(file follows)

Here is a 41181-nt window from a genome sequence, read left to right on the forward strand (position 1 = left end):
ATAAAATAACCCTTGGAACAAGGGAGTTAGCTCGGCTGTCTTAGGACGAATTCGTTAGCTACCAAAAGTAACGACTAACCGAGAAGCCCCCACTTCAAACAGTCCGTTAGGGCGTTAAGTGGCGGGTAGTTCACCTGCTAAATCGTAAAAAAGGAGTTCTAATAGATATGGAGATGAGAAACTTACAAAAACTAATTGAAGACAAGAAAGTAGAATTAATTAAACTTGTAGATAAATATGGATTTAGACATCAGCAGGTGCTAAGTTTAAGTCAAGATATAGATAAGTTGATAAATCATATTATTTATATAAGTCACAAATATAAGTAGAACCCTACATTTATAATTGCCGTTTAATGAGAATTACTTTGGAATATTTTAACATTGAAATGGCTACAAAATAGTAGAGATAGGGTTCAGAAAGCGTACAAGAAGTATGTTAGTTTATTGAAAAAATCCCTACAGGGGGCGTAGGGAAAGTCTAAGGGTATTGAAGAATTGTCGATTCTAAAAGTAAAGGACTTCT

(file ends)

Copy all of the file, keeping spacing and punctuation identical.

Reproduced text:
Here is a 41181-nt window from a genome sequence, read left to right on the forward strand (position 1 = left end):
ATAAAATAACCCTTGGAACAAGGGAGTTAGCTCGGCTGTCTTAGGACGAATTCGTTAGCTACCAAAAGTAACGACTAACCGAGAAGCCCCCACTTCAAACAGTCCGTTAGGGCGTTAAGTGGCGGGTAGTTCACCTGCTAAATCGTAAAAAAGGAGTTCTAATAGATATGGAGATGAGAAACTTACAAAAACTAATTGAAGACAAGAAAGTAGAATTAATTAAACTTGTAGATAAATATGGATTTAGACATCAGCAGGTGCTAAGTTTAAGTCAAGATATAGATAAGTTGATAAATCATATTATTTATATAAGTCACAAATATAAGTAGAACCCTACATTTATAATTGCCGTTTAATGAGAATTACTTTGGAATATTTTAACATTGAAATGGCTACAAAATAGTAGAGATAGGGTTCAGAAAGCGTACAAGAAGTATGTTAGTTTATTGAAAAAATCCCTACAGGGGGCGTAGGGAAAGTCTAAGGGTATTGAAGAATTGTCGATTCTAAAAGTAAAGGACTTCT